1925
Hoffman injects a small sample from a human with PUD into a guinea pig, producing ulcers, and isolates a bacterium which he believes caused the ulcers.[12]
1936
First edition of the Russian Large Medical Encyclopedia suggests infection is one of the causes of PUD.[13]
1939
A. Stone Freedberg begins a study to look for bacteria in the human stomach at Beth Israel Hospital. He finds H. pylori. It is rumored that others cannot reproduce the results, although no negative results are published.[14]
James Doenges describes spirochetes in autopsies.[15]
1940
Freedberg and Baron observe spirochetes in autopsies.[16] Freedberg abandons his research, however, after his boss advises him to move to another subject. In 2005, Marshall speculates that Freedberg would have won the Nobel Prize in 1951 had he continued his work.[17]
1948
Fitzgerald and Murphy hypothesize that PUD is caused by acid eating away mucosa, and demonstrate the effectiveness of urea as a treatment for PUD.[18]

1950–1970[edit]

1951
J. Allende publishes a book describing the treatment of gastric ulcers with penicillin.[2]
1953
Dintzis and Hastings are able to stop urease production in mice with antibiotics, suggesting a relationship between urease and a bacterial infection.[19]
1954
Palmer publishes a study which finds no bacteria in the human stomach. He concludes earlier discoveries were a result of contamination. Unfortunately, he chooses not to use a silver staining method, which will be later used to reveal H. pylori by Warren and Marshall.[20]
1955
Tarnopolskaya observes that penicillin seems to cure some peptic ulcers.[13]
Moutier and Cornet suggest treating gastritis with antibiotics.[13]
Kornberg and Davies observe that antibiotics reduce urease in cats.[21]
Ammonia
1957
Charles Lieber and Andre Lefèvre discover that antibiotics reduce gastric urea to ammonia conversion.[22]
1958
Gordon observes that penicillin cures some peptic ulcers.[13]
John Lykoudis successfully treats his own gastroenteritis with antibiotics.[23]
Lieber and Lefèvre present their results at the World Congress of Gastroenterology in Washington. It is not well received because of the widespread belief that bacteria cannot survive in the human stomach, due to Palmer.[24]
1959
Lieber and Lefèvre publish a follow-up study demonstrating that antibiotics prevent the conversion of urea to ammonia in the human stomach.[25]
Conway et al. call into question the extent of urease produced by bacteria in mice, as an argument against the bacterial theory of PUD.[26]
Campylobacter fetus
1960
Vital and Orrego observe Campylobacter-like organisms in the stomachs of cats and dogs.[27]
Lykoudis is awarded a Greek patent (#22,453) for his antibiotic treatment of PUD.[23]
1962
Susser and Stein publish a paper identifying a cohort phenomenon of PUD in England. This is taken as evidence for stress causing PUD.[28]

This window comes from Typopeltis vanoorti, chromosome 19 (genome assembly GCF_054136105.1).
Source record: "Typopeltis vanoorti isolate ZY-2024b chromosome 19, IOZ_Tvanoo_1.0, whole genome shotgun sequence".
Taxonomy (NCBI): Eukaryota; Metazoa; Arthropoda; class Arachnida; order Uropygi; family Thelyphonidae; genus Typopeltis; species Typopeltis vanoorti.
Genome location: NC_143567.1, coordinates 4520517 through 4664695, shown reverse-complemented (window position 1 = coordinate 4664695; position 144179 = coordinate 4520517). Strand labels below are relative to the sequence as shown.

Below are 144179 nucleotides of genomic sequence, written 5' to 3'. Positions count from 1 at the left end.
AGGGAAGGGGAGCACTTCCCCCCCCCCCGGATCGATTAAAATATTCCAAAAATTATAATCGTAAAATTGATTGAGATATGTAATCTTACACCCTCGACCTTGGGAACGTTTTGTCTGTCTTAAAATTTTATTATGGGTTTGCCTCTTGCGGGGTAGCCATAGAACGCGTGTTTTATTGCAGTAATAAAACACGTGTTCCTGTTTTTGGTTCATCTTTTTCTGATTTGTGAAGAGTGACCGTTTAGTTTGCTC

1964
Lykoudis presents his antibiotic treatment for PUD at a meeting of the Medico-Surgical Society in Greece. He is largely shunned by the medical establishment.[23]
1966
Lykoudis' manuscript is rejected by the Journal of the American Medical Association.[23]
1967
Susumu Ito describes Campylobacter-like organisms attached to a gastric epithelial cell.[29]
1968
Lykoudis is fined 4,000 drachmas for treating PUD patients with his treatment, which includes antibiotics.[23]

1970–21st century[edit]

1971
Howard Steer observes H. pylori from biopsies of a patient with ulcers.[30]
1972
The first report of successfully using furazolidone (an antibacterial agent) to treat PUD in China.[31]
1974
Morozov observes H. pylori; he does not connect this discovery to PUD.[13]
A well regarded study of PUD is published which does not mention bacteria.[30][32]
Pseudomonas aeruginosa
1975
Steer and Colin-Jones publish their results regarding H. pylori and its relation to PUD. They decide that it was Pseudomonas, a contaminant, and not related to PUD.[33]
1978
At a meeting of the American Gastroenterology Association in Las Vegas, several papers are presented which suggest that acid control via H2 blockers is ineffective at curing PUD.[34]
1979
Ramsey publishes a study demonstrating that bismuth can help eradicate PUD. Bismuth is an antibacterial agent, although this is not recognized by Ramsey.[35]
J. Robin Warren first observes H. pylori in a gastric biopsy.[36]
Fung, Papadimitriou, and Matz observe H. pylori.[37]
1981
Yao Shi observes bacteria in the stomach, but he believes they are passing through the stomach and not colonizing it.[31]
July: Barry Marshall joins gastroenterology division of Royal Perth Hospital and meets Robin Warren[38]
October: Marshall and Warren successfully treat their first PUD patient with antibiotics.[38]
1982
Satoha et al. find evidence for an infectious cause of ulcers in rats.[39]
Marshall and Warren begin their first study to determine the relationship between H. pylori and PUD.[38]
First successful culturing of H. pylori performed; it occurs almost by accident.[38]
October: Marshall discovers the bacteria he is investigating are not campylobacteria, by looking at electron micrographs.[38]